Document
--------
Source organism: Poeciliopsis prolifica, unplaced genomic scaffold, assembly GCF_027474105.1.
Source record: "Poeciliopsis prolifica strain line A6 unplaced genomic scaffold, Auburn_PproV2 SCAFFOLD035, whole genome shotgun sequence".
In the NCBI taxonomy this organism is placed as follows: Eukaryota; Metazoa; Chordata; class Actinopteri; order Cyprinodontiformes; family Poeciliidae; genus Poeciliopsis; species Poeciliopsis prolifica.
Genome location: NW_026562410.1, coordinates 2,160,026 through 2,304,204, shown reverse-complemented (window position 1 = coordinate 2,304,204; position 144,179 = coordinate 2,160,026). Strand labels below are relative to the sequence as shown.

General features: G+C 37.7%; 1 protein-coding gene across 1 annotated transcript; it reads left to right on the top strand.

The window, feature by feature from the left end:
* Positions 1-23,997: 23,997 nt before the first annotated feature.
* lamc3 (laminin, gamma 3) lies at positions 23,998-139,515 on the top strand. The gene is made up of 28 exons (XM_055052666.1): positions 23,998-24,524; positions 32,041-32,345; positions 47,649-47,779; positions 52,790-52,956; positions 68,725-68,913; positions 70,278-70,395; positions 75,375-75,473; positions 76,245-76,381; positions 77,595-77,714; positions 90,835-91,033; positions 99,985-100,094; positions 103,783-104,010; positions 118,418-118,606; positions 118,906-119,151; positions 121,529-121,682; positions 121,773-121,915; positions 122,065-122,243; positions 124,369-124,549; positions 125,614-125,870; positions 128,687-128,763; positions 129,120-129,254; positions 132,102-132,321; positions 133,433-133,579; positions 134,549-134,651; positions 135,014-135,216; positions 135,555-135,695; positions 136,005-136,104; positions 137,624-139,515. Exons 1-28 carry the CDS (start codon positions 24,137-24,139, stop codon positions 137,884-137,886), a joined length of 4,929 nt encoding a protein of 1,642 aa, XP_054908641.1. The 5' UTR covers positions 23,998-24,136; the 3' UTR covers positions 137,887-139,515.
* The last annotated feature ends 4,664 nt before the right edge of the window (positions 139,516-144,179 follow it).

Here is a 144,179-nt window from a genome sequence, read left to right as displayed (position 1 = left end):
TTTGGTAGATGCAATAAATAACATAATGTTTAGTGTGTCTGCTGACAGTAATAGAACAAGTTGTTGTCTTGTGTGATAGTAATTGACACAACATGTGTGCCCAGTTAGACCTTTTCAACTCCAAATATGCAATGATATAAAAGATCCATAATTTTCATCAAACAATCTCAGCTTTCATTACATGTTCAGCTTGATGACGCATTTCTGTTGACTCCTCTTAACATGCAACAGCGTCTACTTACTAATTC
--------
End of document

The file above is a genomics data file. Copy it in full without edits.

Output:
Source organism: Poeciliopsis prolifica, unplaced genomic scaffold, assembly GCF_027474105.1.
Source record: "Poeciliopsis prolifica strain line A6 unplaced genomic scaffold, Auburn_PproV2 SCAFFOLD035, whole genome shotgun sequence".
In the NCBI taxonomy this organism is placed as follows: Eukaryota; Metazoa; Chordata; class Actinopteri; order Cyprinodontiformes; family Poeciliidae; genus Poeciliopsis; species Poeciliopsis prolifica.
Genome location: NW_026562410.1, coordinates 2,160,026 through 2,304,204, shown reverse-complemented (window position 1 = coordinate 2,304,204; position 144,179 = coordinate 2,160,026). Strand labels below are relative to the sequence as shown.

General features: G+C 37.7%; 1 protein-coding gene across 1 annotated transcript; it reads left to right on the top strand.

The window, feature by feature from the left end:
* Positions 1-23,997: 23,997 nt before the first annotated feature.
* lamc3 (laminin, gamma 3) lies at positions 23,998-139,515 on the top strand. The gene is made up of 28 exons (XM_055052666.1): positions 23,998-24,524; positions 32,041-32,345; positions 47,649-47,779; positions 52,790-52,956; positions 68,725-68,913; positions 70,278-70,395; positions 75,375-75,473; positions 76,245-76,381; positions 77,595-77,714; positions 90,835-91,033; positions 99,985-100,094; positions 103,783-104,010; positions 118,418-118,606; positions 118,906-119,151; positions 121,529-121,682; positions 121,773-121,915; positions 122,065-122,243; positions 124,369-124,549; positions 125,614-125,870; positions 128,687-128,763; positions 129,120-129,254; positions 132,102-132,321; positions 133,433-133,579; positions 134,549-134,651; positions 135,014-135,216; positions 135,555-135,695; positions 136,005-136,104; positions 137,624-139,515. Exons 1-28 carry the CDS (start codon positions 24,137-24,139, stop codon positions 137,884-137,886), a joined length of 4,929 nt encoding a protein of 1,642 aa, XP_054908641.1. The 5' UTR covers positions 23,998-24,136; the 3' UTR covers positions 137,887-139,515.
* The last annotated feature ends 4,664 nt before the right edge of the window (positions 139,516-144,179 follow it).

Here is a 144,179-nt window from a genome sequence, read left to right as displayed (position 1 = left end):
TTTGGTAGATGCAATAAATAACATAATGTTTAGTGTGTCTGCTGACAGTAATAGAACAAGTTGTTGTCTTGTGTGATAGTAATTGACACAACATGTGTGCCCAGTTAGACCTTTTCAACTCCAAATATGCAATGATATAAAAGATCCATAATTTTCATCAAACAATCTCAGCTTTCATTACATGTTCAGCTTGATGACGCATTTCTGTTGACTCCTCTTAACATGCAACAGCGTCTACTTACTAATTC